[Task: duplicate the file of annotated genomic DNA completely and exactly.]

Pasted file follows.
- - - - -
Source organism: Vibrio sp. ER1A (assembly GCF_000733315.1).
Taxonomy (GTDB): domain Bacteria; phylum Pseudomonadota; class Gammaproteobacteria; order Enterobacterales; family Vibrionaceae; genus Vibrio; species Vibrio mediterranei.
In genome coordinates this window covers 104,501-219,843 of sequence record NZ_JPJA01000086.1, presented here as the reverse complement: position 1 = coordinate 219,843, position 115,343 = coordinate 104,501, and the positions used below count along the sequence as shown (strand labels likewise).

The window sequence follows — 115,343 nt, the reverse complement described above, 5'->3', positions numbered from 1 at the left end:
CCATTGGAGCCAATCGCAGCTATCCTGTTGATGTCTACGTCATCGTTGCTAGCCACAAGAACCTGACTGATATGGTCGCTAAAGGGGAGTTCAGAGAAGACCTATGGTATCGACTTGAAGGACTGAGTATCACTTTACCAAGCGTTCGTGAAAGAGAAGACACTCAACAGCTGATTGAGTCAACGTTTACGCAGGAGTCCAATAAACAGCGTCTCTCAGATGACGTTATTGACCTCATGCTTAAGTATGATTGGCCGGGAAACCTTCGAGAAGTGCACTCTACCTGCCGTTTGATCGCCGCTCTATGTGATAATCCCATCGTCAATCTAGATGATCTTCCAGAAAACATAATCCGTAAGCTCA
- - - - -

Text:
Source organism: Vibrio sp. ER1A (assembly GCF_000733315.1).
Taxonomy (GTDB): domain Bacteria; phylum Pseudomonadota; class Gammaproteobacteria; order Enterobacterales; family Vibrionaceae; genus Vibrio; species Vibrio mediterranei.
In genome coordinates this window covers 104,501-219,843 of sequence record NZ_JPJA01000086.1, presented here as the reverse complement: position 1 = coordinate 219,843, position 115,343 = coordinate 104,501, and the positions used below count along the sequence as shown (strand labels likewise).

The window sequence follows — 115,343 nt, the reverse complement described above, 5'->3', positions numbered from 1 at the left end:
CCATTGGAGCCAATCGCAGCTATCCTGTTGATGTCTACGTCATCGTTGCTAGCCACAAGAACCTGACTGATATGGTCGCTAAAGGGGAGTTCAGAGAAGACCTATGGTATCGACTTGAAGGACTGAGTATCACTTTACCAAGCGTTCGTGAAAGAGAAGACACTCAACAGCTGATTGAGTCAACGTTTACGCAGGAGTCCAATAAACAGCGTCTCTCAGATGACGTTATTGACCTCATGCTTAAGTATGATTGGCCGGGAAACCTTCGAGAAGTGCACTCTACCTGCCGTTTGATCGCCGCTCTATGTGATAATCCCATCGTCAATCTAGATGATCTTCCAGAAAACATAATCCGTAAGCTCA